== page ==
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Ceramic Tradition in Deruta, Umbria

Terracotta, maiolica and ceramic traditions in Umbria

Umbria is known as Italy’s fertile cuore verde (green heart). The region’s natural wealth is cheerfully interwoven with incredible art offerings which permeate throughout the territory. It’s no wonder that the rich clay soil, verdant woodlands and plentiful water sources sculpted the ancient ceramic traditions of terracotta and maiolica.

Ceramic Cities to Visit

Showrooms and workshops throughout the charming Umbrian towns of Deruta, Gualdo Tadino, Gubbio (these first three are a divine holy trinity for ceramic lovers) and Orvieto are filled to the brim with brightly coloured gorgeously patterned ceramic wares, each offering their own distinct styles, hues and designs.

The villages of Città di Castello and Umbertide are also deeply connected to the majolica industry and are testament to the craft’s creative and economic evolution. Umbertide’s ceramicists coat their pieces in a magical metallic black glaze known as nero fratta which, when fired, creates striking iridescent reflections. Artisans in Città di Castello have continuously innovated earthenware to keep the traditions alive using local armorial insignia and relief work on their clay pieces.

Centuries of ceramic tradition

The inherent aesthetic value of any creation in Italy is paramount, with many a palazzo, fountain and church lovingly adorned with various sculptures and artwork. This was true even in antiquity, when everyday household items such as plates and cups were given their rightful importance. Umbria’s beautifully designed earthenware traditions date back to the Etruscans, who developed the art of bucchero. These historic ceramic pieces were made of sandy clay and used to decorate Etruscan places of devotion. The refined techniques, artistic skills and keen knowledge of these artisans continued to be passed down from generation to generation.

Ceramic painting in the old village of Deruta, Italy

Production of terracotta began in the 13th century while more artistic and ornate ceramic ware, including Italian maiolica, later bourgeoned in the 14th, 15th and 16th centuries with the arrival of the Renaissance. Italy’s Mediterranean neighbour of Spain has been credited with bringing the vibrant pottery practice of maiolica to Italian shores. By the mid-14th century, colourful imported wares made by Spanish artists were all the rage and local artisans in Central Italy, including the city-states of Florence and Siena and their surrounding villages, picked up on the new trend. Italian artisans developed their own maiolica techniques and their creations were soon highly sought after. Artisans often received requests from nobility and wealthy families for glorious commemorative pieces to mark special occasions, including engagements, weddings, and important political and business affairs.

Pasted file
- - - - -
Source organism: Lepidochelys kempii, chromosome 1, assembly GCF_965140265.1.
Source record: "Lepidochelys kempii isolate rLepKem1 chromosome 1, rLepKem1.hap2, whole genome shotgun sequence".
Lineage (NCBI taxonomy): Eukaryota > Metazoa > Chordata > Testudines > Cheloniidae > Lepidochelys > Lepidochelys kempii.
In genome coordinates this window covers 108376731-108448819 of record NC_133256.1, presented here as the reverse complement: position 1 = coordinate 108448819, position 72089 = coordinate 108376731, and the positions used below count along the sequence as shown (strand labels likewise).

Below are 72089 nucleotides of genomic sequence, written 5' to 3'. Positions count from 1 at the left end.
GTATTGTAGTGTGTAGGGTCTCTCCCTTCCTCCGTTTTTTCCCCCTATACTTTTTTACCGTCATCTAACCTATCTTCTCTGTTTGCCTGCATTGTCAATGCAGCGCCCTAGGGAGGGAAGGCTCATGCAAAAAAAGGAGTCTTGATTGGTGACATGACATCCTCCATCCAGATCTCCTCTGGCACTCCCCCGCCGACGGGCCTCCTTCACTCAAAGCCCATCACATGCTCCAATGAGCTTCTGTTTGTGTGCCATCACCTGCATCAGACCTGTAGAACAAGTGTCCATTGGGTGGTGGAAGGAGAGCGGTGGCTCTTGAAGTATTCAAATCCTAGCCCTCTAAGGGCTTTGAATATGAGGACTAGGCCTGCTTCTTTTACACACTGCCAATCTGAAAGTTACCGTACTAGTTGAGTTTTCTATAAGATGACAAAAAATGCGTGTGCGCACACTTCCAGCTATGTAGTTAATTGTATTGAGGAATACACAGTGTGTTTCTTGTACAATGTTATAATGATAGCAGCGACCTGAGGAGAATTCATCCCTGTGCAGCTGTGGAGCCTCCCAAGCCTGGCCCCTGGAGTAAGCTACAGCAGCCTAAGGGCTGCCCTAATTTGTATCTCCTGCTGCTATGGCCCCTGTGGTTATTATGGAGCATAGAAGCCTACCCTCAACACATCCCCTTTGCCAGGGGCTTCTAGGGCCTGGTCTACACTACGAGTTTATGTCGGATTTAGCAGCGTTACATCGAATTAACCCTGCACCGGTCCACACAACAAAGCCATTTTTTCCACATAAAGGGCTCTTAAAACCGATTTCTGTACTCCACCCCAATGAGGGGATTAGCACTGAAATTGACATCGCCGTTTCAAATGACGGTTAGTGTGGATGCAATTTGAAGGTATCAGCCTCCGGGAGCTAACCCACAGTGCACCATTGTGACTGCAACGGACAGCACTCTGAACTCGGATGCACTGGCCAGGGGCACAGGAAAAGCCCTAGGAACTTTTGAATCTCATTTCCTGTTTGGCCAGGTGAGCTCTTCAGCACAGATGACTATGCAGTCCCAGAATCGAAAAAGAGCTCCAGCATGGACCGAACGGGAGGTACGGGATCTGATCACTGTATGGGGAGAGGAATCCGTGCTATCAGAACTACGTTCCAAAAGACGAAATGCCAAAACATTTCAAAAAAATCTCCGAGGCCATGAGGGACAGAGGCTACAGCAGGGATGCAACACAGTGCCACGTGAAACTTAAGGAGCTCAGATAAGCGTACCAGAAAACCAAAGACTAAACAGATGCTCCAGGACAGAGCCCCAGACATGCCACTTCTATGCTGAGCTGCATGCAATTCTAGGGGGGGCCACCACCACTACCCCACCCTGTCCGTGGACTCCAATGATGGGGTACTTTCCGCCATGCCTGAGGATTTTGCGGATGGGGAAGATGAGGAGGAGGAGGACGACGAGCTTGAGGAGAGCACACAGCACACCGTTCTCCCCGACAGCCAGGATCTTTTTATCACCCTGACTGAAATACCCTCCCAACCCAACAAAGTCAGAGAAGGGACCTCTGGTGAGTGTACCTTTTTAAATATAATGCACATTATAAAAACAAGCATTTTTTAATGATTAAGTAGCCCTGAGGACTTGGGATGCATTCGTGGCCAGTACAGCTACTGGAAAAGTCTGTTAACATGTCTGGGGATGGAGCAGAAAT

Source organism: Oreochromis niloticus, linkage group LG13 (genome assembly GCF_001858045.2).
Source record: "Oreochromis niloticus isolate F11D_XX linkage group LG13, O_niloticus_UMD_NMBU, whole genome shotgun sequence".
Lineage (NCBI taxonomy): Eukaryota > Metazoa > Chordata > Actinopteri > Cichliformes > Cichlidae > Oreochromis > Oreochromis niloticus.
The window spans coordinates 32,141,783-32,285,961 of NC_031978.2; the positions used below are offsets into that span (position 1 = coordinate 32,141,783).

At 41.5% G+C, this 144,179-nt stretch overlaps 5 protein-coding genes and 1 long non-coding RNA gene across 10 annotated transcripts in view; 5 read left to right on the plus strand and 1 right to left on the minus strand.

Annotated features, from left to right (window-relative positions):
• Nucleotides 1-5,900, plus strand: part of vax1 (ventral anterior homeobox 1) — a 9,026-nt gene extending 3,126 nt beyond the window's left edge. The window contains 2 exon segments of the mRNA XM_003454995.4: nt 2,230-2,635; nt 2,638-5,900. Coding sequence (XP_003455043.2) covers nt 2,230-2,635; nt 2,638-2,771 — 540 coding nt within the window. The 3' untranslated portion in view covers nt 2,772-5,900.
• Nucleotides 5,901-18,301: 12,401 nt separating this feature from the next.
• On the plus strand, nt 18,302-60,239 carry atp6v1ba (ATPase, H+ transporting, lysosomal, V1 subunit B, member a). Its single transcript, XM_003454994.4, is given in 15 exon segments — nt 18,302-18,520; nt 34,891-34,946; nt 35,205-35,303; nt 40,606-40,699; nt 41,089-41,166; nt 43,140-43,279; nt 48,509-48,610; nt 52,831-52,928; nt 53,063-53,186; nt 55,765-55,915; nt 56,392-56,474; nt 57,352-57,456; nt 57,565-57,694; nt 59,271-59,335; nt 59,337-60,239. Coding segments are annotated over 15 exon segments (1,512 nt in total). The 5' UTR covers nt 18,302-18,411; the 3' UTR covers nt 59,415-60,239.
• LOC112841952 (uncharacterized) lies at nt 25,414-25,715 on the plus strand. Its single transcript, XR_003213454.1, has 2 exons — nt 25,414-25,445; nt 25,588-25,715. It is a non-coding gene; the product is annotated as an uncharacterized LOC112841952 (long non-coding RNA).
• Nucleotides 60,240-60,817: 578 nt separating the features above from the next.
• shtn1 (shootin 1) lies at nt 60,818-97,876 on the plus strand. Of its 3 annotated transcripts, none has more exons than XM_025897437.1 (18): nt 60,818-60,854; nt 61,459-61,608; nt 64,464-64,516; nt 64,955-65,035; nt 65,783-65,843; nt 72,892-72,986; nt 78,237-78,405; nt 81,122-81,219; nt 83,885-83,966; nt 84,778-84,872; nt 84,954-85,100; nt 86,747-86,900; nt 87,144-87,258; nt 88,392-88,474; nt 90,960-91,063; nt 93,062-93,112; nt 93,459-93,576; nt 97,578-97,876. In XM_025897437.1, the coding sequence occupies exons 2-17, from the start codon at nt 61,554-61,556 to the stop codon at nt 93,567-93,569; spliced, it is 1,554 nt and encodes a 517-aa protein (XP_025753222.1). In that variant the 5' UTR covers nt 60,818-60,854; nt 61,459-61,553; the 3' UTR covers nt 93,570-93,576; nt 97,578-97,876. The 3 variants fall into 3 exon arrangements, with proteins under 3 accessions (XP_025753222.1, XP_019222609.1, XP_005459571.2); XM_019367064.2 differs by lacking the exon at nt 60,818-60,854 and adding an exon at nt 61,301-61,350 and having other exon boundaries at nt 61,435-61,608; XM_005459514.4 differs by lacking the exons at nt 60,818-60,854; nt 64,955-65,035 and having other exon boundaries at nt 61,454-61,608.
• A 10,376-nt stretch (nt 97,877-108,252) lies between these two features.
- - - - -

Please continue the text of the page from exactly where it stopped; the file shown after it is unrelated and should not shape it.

A century later, artists, and in particular, sculptors like Florence’s supreme Luca della Robbia, fuelled by their creative passions, added life to any and every object they could find, including ordinary household wares such as jars, plates and serving vessels, turning them into one-of-a-kind works of art. Robbia was known for innovating the glazed terracotta technique ensuring his gleamingly milky white and vibrantly variegated earthly creations would sustain the wear and tear of the outer elements.

The regions of Central Italy vibrated with artistic energy and handcrafted ceramics became a true vocation for Umbrians, whether creating lusterware, exploring Renaissance grotesque style or innovating designs for architectural use. Long Standing traditions were established amongst artisans in local villages as customized patterns and colours passed down through familial lines, together with secret techniques for glazing and firing in the kiln.

The plate with the centaur and centauress fighting. Date: ca. 1500-1510

And then, it all fell to pieces. The arrival of the industrial revolution brought a sharp decline to local, handcrafted art. Unable to survive, many artisans were forced to shutter their workshops. Thankfully, 700-year-old traditions aren’t easily erased. Today, the craft has had its own 21st century Renaissance and Umbria’s glorious hill towns are once again chock full of magnificent ceramics. Visitors can spend days wandering about the many workshops and village stores to find their favourite artistic designs.

Deruta, heart of ceramics in Umbria

Head to Deruta, ceramic central, if you only have a day. The heart of this earthenware region was cited as terra vasaria (the land of pottery) back in the 13th century. Lose yourself in the maze of never-ending discovery of the more than 200 Deruta ceramic workshops, famous for their production of world-renowned brightly coloured and refined decorative ware. The town’s Museo Regionale della Ceramica (Ceramic Museum) is a beautiful ode to clay and one of Italy’s oldest (yes, there are a few earthenware institutes in the peninsula), a definite must for any ceramic afficionado. Though beware ceramic collectors, puttering around this much pottery might lead to an addiction.

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